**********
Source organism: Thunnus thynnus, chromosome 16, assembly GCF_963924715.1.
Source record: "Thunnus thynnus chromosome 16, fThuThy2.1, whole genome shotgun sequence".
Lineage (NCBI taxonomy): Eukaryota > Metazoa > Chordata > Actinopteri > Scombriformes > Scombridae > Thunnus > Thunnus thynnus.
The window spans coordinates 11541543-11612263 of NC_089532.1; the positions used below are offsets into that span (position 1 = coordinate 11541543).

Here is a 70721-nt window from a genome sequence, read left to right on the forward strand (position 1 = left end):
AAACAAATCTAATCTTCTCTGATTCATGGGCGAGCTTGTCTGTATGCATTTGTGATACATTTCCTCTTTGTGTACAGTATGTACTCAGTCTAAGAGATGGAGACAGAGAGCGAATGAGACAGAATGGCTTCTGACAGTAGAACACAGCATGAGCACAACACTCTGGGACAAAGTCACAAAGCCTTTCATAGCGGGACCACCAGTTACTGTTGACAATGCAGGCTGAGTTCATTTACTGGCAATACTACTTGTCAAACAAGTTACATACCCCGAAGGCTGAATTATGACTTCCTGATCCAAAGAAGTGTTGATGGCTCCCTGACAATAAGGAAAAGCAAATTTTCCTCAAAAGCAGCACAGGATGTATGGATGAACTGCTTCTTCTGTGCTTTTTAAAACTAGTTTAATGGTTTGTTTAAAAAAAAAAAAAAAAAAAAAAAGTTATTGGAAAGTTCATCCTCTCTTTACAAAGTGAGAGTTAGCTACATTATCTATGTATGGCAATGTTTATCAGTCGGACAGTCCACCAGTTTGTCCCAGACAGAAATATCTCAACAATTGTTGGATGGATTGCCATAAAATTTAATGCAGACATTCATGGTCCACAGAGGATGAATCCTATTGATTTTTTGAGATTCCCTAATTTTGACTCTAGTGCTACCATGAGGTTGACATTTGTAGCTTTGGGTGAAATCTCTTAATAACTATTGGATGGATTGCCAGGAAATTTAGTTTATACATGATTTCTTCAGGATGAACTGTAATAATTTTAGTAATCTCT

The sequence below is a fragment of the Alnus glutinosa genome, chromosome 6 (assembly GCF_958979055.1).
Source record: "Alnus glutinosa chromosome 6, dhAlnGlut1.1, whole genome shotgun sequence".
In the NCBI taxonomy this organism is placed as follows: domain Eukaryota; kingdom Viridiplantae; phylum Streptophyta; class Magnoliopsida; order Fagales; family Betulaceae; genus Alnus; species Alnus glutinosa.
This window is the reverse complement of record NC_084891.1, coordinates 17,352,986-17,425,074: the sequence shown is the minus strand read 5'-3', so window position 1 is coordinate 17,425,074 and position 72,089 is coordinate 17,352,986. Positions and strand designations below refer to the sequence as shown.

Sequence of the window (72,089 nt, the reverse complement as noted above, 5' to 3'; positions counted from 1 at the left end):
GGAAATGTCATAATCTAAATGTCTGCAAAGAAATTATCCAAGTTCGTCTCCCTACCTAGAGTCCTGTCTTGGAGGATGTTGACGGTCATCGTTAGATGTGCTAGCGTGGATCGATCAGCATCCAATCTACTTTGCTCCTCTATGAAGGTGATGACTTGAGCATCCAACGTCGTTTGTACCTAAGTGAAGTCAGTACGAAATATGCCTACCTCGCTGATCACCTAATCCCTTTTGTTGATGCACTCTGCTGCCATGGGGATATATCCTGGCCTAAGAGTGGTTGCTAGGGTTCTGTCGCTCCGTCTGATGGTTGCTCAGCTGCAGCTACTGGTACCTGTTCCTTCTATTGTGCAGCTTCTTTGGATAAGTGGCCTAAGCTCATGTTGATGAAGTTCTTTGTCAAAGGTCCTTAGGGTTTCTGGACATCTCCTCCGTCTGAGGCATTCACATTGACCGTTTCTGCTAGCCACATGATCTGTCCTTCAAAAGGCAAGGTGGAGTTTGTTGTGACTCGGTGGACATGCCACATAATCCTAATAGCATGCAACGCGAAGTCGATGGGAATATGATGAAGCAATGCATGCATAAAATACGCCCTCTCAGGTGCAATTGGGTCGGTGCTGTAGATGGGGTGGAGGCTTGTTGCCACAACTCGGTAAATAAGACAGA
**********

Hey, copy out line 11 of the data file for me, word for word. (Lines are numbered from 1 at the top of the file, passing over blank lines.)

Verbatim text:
Sequence of the window (72,089 nt, the reverse complement as noted above, 5' to 3'; positions counted from 1 at the left end):